In Fig. 17, the at least partial nesting of various adjacent wraps 214 are illustrated in exploded views.

The present disclosure is also directed, in part, to a method of winding a three-dimensional substrate on a core to create a spool of the three-dimensional substrate. The three-dimensional substrate may comprise a plurality of projections on a first side of the substrate that form a plurality of recesses on a second side of the substrate (i.e., the projections are hollow). The core defines a longitudinal axis and has a first end and second end. The method may comprise spirally winding a plurality of wraps of the three-dimensional substrate about the core to form or at least partially form a first lane. A majority of, or most of, the projections in at least some of, or most of, the wraps of the first lane may be at least partially nested, or fully nested, with a majority of, or most of, the recesses in an adjacent wrap in the first lane. The method may comprise helically winding at least a 1/5 wrap to at most 2 or 3 wraps of the three-dimensional substrate about the core to transition to a second lane. The first lane is positioned more proximal to the first end of the core than the second lane. The method may comprise spirally winding a plurality of wraps of the three-dimensional substrate about the core to form or at least partially form the second lane. A majority of, or most of, the projections in at least some of, or most of, the wraps of the second lane may be at least partially nested, or fully nested, with a majority of, or most of, the recesses in an adjacent wrap of the second lane. The method may comprise helically winding at least a 1/5 wrap to at most 2 or 3 wraps of the three-dimensional substrate about the core to transition to a third lane. The third lane is positioned more proximal to the second end than the second lane. The method may comprise spirally winding a plurality of wraps of the three-dimensional substrate about the core to form or at least partially form the third lane. A majority of, or most of, the projections in at least some of, or most of, the wraps of the third lane are at least partially nested, or fully nested, with a majority of, or most of, the recesses in an adjacent wrap of the third lane. The method set forth in this paragraph may be used in conjunction with other suitable method steps specified herein as will be recognized by those of skill in the art.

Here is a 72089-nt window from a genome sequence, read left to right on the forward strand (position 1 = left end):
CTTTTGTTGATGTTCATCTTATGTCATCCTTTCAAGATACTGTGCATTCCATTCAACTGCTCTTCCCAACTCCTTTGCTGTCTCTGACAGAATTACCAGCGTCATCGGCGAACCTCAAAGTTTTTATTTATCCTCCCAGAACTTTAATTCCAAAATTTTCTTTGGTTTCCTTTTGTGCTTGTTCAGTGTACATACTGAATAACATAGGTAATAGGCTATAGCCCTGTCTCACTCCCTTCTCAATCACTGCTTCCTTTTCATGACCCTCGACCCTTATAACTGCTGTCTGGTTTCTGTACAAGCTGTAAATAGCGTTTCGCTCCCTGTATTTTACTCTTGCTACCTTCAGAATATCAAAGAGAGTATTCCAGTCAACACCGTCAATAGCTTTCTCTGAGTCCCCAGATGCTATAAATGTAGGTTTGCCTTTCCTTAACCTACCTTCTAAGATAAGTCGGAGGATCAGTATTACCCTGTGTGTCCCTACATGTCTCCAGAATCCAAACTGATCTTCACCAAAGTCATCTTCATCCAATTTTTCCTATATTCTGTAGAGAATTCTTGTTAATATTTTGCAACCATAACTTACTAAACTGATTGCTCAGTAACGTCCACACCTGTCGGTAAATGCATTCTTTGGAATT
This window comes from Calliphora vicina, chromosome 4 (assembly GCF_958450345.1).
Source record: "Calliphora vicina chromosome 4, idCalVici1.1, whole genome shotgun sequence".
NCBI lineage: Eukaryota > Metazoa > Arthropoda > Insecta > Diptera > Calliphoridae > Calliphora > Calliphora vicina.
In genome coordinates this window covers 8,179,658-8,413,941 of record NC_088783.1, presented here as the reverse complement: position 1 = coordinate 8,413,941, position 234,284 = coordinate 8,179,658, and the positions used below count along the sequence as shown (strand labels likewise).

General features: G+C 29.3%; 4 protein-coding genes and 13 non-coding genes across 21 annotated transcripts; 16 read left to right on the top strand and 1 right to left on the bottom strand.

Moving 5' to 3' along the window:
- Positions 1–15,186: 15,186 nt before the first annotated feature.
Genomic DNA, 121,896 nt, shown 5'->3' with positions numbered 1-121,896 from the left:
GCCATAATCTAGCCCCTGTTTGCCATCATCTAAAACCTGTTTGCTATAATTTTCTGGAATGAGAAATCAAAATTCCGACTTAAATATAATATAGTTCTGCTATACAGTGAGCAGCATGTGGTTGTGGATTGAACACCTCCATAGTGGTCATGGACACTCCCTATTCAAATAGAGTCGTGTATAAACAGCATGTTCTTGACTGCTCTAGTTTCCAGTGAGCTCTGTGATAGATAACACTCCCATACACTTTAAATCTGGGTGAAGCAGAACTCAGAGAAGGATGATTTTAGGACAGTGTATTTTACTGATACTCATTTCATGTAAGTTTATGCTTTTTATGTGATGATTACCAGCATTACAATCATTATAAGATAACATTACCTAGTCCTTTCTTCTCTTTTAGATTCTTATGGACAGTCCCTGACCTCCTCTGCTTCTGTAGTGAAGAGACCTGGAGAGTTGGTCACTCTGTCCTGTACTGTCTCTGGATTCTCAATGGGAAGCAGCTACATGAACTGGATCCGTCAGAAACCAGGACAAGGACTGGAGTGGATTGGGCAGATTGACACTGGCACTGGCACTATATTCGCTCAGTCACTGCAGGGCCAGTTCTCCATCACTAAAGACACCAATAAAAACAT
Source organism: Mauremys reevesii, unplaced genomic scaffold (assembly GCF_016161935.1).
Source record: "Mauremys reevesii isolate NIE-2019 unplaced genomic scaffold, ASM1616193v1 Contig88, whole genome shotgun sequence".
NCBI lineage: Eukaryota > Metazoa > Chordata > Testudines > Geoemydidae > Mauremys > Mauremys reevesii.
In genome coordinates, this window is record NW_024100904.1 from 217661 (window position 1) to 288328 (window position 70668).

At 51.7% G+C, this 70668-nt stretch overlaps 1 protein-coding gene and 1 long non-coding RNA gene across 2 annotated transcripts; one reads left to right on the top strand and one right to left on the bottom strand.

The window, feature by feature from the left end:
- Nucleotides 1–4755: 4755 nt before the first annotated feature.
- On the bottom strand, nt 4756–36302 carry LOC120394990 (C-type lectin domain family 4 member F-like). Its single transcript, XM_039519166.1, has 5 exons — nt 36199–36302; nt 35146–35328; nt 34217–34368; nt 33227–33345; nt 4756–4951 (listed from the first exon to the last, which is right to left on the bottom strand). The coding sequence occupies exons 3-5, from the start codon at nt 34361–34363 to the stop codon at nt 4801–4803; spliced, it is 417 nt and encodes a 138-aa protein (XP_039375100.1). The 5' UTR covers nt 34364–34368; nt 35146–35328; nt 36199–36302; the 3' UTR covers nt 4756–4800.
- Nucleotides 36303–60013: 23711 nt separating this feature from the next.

The present disclosure is also directed, in part, to a method of winding a three-dimensional substrate on a core to create a spool of the three-dimensional substrate. The three-dimensional substrate may comprise a plurality of projections on a first side of the substrate that form a plurality of recesses on a second side of the substrate (i.e., the projections are hollow). The core defines a longitudinal axis and has a first end and second end. The method may comprise spirally winding a plurality of wraps of the three-dimensional substrate about the core to form or at least partially form a first lane. A majority of, or most of, the projections in at least some of, or most of, the wraps of the first lane are at least partially nested, or fully nested, with a majority of, or most of, the recesses in an adjacent wrap in the first lane. The method may comprise helically winding at least a 1/5 wrap to at most 2 or 3 wraps of the three-dimensional substrate about the core to transition to a second lane. The first lane is positioned more proximal to the first end than the second lane. The method may comprise spirally winding a plurality of wraps of the three-dimensional substrate about the core to form or at least partially form the second lane. A majority of, or most of, the projections in at least some of, or most of, the wraps of the second lane are at least partially nested, or fully nested, with a majority of, or most of, the recesses in an adjacent wrap of the second lane. The method may comprise helically winding at least a 1/5 wrap to at most 2 or 3 wraps of the three-dimensional substrate about the core to transition to a third lane. The third lane is positioned more proximal to the second end than the second lane. The method may comprise spirally winding a plurality of wraps of the three-dimensional substrate about the core to form or at least partially form the third lane. A majority of, or most of, the projections in at least some of, or most of, the wraps of the third lane are at least partially nested, or fully nested, with a majority of, or most of, the recesses in an adjacent wrap of the third lane. The method set forth in this paragraph may be used in conjunction with other suitable method steps specified herein as will be recognized by those of skill in the art.